Driveway Replacement Colorado Springs that is damaged beyond repair can be a safety hazard. Cracks aren’t just unsightly – gasoline, de-icing salt, and water seep through, damaging your car and the pavement underneath.
Major damage usually indicates that concrete wasn’t poured properly or didn’t set correctly. It also might signal problems with the base that can only be corrected by replacing the entire driveway.
When cracks show in your driveway, it’s important to take action. Not only do they make the surface unattractive, but if left untreated, they can spread and cause the structure to crumble.
Depending on the severity of the cracks and how soon you catch them, you can repair them in various ways. For example, hairline cracks up to 1/8 “wide can usually be filled with a concrete or masonry crack elastomeric filler and poured directly into the cracked area. First, make sure the crack is completely clean and free of dirt, weeds, or debris, then roll on the filler with a caulking gun, covering the entire broken space to “stuff” the crack. After allowing the filler to dry for about 24 hours, you can apply a new coat of asphalt sealant.
Larger cracks can be repaired similarly by using a concrete patch mix. You can also use a structural repair material such as Quikrete’s Quick-Setting Cement mixed with an acrylic fortifier, which can be sculpted into the crack to reform its edge and create a smoother surface.
The best option to prevent future cracking is to keep up with regular maintenance by sealing the driveway once or twice a year. A high-quality sealant, such as Superior’s Advanced Polymer Concrete Crack Sealer, will help protect the surface of your driveway and prevent moisture from seeping into any existing cracks and spreading. It dries to a light gray color that matches many driveway surfaces, making it difficult to detect that there was ever a crack in the first place.
If you notice your driveway has extensive surface cracking, it could be a sign that the underlying bed of crushed stone or compacted soil is deteriorating. If you suspect this is the case, it’s time to consider replacing your driveway with a new, properly graded one.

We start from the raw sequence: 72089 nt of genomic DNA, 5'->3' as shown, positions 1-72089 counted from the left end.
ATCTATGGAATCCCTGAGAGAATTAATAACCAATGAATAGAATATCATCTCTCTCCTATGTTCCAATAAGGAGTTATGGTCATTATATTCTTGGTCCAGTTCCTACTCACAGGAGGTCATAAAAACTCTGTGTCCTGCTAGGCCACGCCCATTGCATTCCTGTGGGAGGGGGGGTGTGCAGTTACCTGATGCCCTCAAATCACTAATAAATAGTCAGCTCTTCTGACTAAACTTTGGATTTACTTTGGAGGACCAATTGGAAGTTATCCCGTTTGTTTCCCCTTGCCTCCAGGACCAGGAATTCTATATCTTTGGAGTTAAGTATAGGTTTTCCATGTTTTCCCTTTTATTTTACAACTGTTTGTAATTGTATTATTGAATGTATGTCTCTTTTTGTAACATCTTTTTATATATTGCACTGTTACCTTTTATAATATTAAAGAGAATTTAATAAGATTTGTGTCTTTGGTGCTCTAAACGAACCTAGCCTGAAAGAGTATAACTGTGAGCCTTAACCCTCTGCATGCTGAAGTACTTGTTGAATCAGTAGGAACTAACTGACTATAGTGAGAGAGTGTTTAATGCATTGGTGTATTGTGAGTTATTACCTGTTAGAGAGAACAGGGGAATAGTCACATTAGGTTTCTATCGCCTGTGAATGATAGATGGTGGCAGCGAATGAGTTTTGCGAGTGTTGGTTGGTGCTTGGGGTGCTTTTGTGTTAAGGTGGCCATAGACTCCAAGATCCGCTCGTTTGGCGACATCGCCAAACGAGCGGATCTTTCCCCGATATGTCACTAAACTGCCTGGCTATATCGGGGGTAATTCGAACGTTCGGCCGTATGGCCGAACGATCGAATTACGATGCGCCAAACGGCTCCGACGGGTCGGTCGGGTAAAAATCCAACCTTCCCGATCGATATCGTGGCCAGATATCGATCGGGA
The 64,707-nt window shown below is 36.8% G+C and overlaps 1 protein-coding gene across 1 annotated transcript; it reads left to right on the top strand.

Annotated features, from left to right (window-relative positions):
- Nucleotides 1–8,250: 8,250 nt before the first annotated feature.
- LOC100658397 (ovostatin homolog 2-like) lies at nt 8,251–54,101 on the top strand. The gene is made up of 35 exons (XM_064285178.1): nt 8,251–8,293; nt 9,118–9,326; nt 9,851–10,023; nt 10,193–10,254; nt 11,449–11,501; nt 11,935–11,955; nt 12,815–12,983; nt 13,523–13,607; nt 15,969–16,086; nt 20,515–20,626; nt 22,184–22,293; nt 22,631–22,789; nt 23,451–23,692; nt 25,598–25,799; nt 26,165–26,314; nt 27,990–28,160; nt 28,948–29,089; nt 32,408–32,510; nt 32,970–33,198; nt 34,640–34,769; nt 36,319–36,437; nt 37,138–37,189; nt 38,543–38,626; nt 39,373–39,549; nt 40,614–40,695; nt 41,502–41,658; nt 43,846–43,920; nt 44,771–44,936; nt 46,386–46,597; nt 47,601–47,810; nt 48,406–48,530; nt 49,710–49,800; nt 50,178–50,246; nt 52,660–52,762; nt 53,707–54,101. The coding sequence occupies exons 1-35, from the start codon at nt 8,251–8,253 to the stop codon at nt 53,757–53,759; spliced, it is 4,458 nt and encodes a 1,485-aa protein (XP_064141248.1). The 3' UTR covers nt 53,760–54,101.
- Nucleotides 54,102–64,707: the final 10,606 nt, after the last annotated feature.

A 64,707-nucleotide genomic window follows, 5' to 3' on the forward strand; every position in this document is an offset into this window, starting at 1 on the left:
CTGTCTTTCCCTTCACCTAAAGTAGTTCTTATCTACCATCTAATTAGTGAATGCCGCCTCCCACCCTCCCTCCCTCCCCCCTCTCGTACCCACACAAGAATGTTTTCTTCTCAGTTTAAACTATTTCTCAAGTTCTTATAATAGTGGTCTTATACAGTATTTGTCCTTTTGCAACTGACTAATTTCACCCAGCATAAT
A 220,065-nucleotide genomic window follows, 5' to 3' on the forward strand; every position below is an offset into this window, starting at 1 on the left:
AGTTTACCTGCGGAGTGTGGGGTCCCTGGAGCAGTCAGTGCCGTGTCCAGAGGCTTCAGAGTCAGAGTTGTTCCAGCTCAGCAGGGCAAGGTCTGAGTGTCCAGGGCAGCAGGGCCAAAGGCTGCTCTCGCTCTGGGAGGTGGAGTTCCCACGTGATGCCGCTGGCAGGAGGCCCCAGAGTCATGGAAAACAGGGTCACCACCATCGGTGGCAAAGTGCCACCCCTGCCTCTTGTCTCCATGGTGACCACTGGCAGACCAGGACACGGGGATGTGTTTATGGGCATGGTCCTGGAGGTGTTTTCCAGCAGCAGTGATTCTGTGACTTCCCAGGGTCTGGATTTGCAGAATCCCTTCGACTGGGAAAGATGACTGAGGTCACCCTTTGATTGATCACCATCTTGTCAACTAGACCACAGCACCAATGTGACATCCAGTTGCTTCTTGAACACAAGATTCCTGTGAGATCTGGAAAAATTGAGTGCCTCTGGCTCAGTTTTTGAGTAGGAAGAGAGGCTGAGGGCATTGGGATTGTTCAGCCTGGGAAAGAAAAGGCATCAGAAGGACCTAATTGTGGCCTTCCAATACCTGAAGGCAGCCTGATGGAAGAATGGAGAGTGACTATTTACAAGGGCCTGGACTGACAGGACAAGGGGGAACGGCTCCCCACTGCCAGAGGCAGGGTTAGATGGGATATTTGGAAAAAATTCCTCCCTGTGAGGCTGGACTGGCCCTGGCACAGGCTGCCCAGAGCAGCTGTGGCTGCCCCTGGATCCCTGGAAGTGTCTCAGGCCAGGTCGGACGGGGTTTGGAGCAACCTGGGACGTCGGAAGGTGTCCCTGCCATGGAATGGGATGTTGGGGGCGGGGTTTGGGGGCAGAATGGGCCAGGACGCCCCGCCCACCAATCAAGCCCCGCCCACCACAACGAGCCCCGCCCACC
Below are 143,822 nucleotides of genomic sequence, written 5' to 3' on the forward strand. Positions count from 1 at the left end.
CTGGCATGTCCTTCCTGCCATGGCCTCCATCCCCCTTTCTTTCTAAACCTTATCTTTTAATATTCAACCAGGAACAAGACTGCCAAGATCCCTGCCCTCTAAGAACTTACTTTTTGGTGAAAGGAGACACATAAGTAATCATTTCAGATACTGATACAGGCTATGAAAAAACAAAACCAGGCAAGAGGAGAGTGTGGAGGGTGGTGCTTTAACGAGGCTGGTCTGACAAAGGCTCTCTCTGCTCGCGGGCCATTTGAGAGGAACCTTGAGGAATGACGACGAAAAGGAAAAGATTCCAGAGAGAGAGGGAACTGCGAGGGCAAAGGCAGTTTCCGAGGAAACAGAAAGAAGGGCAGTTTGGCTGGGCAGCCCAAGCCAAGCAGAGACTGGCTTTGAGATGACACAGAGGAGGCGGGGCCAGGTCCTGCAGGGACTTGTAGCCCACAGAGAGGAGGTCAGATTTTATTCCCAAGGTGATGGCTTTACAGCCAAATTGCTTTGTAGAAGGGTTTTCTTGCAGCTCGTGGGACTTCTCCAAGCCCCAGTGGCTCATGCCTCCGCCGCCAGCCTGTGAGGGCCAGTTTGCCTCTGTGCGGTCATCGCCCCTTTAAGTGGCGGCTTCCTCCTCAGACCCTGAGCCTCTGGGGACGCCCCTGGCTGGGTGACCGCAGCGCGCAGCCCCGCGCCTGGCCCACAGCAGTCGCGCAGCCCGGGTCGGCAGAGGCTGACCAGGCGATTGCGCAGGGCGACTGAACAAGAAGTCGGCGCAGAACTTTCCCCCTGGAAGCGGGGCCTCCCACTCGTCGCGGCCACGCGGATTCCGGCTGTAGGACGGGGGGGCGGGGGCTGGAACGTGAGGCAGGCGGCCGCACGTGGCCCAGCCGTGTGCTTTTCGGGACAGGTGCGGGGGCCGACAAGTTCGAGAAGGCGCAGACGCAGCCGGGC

A pothole is a hole in your driveway that can cause damage to your car as well as those of anyone who drives over it. It’s important to repair them as soon as possible to avoid damaging your vehicles and to keep yourself safe.
Several different things cause potholes. They can result from major settling after the surface is put down, or they may form when water from snow melts and floods the driveway, displacing the aggregate beneath the asphalt. Over time, these replaced areas get compacted by cars driving over them, eventually creating depressions in the asphalt.
If you have a dirt or gravel driveway, addressing drainage issues is the best way to prevent these. Add dirt or gravel to the center of your driveway to raise it and ensure the edges slope downward so water will run away from the driveway instead of toward it. You can also use a homemade tamper to pack the dirt and keep it from settling again.
In asphalt driveways, it’s more likely that they form because of ice and water displacement. These can damage the asphalt and weaken it, making it prone to cracking. When a vehicle drives over this cracked area, it stresses the asphalt, and the pieces begin to break down until the entire driveway is covered in potholes.
Potholes are a big problem for people who have dirt or gravel driveways. Still, fixing them with simple equipment and materials you’ll already have in your shed is easy. First, you’ll need to clean out the pothole. You want to remove any loose dirt and rocks inside the pothole that can get mixed in with the new asphalt. Heating up the pothole before adding new asphalt is also a good idea. This helps soften up any existing asphalt so that it can be repaired more easily and will help the new asphalt better bond with the old asphalt.